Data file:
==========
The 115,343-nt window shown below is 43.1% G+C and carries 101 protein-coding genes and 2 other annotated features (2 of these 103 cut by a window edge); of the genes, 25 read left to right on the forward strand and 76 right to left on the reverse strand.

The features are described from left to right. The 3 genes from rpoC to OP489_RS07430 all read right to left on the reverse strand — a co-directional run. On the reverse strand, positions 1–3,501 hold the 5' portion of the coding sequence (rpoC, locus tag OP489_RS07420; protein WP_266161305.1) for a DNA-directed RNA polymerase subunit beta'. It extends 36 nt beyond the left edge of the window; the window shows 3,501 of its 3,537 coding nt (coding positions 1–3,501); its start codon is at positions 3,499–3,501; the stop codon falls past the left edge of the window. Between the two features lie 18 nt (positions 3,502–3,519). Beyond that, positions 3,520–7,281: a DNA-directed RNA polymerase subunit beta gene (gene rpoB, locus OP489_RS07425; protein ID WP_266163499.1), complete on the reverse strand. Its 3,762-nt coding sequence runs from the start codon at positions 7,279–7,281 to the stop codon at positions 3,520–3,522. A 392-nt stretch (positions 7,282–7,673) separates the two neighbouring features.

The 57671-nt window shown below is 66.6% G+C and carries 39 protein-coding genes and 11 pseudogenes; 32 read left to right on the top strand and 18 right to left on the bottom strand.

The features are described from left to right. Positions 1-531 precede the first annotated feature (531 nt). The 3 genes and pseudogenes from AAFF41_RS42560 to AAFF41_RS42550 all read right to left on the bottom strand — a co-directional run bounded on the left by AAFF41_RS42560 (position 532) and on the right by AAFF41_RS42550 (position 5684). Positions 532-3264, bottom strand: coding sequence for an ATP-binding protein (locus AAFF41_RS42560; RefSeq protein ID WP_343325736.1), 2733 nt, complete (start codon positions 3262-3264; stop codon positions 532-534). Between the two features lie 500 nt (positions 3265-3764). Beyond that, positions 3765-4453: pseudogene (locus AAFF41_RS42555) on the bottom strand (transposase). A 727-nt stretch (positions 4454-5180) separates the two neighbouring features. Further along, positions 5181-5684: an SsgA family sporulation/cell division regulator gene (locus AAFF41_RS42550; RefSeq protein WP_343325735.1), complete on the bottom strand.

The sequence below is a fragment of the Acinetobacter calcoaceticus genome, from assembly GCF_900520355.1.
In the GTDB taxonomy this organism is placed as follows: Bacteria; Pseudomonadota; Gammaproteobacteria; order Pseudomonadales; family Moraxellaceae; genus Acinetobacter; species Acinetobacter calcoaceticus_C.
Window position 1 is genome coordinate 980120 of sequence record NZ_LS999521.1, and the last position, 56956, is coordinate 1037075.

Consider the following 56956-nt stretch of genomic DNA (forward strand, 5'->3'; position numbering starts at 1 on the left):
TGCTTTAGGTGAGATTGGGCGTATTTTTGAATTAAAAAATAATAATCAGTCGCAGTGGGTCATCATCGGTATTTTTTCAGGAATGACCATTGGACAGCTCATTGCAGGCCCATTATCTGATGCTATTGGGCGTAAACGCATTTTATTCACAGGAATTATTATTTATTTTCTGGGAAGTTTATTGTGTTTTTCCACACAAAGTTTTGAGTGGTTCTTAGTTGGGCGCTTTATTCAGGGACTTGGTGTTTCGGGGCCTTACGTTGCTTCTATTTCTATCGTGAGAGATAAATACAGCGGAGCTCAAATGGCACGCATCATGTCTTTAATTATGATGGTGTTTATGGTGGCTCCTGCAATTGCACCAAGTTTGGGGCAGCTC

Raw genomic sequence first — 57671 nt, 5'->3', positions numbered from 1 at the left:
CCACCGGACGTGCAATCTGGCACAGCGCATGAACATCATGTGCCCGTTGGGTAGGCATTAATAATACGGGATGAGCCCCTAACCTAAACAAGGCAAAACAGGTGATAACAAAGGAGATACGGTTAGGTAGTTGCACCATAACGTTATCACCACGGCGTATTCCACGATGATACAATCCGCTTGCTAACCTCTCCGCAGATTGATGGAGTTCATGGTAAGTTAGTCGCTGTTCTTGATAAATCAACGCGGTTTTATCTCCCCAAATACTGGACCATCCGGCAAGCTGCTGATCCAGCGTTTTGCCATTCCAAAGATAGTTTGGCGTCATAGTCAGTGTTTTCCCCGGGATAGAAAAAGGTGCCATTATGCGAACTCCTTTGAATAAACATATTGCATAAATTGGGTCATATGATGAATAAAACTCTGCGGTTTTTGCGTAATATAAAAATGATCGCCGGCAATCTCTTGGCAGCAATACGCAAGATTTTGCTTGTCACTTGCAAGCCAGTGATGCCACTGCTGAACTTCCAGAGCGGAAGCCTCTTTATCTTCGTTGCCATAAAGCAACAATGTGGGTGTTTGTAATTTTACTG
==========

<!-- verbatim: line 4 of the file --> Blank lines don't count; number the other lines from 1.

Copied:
The features are described from left to right. Positions 1-531 precede the first annotated feature (531 nt). The 3 genes and pseudogenes from AAFF41_RS42560 to AAFF41_RS42550 all read right to left on the bottom strand — a co-directional run bounded on the left by AAFF41_RS42560 (position 532) and on the right by AAFF41_RS42550 (position 5684). Positions 532-3264, bottom strand: coding sequence for an ATP-binding protein (locus AAFF41_RS42560; RefSeq protein ID WP_343325736.1), 2733 nt, complete (start codon positions 3262-3264; stop codon positions 532-534). Between the two features lie 500 nt (positions 3265-3764). Beyond that, positions 3765-4453: pseudogene (locus AAFF41_RS42555) on the bottom strand (transposase). A 727-nt stretch (positions 4454-5180) separates the two neighbouring features. Further along, positions 5181-5684: an SsgA family sporulation/cell division regulator gene (locus AAFF41_RS42550; RefSeq protein WP_343325735.1), complete on the bottom strand.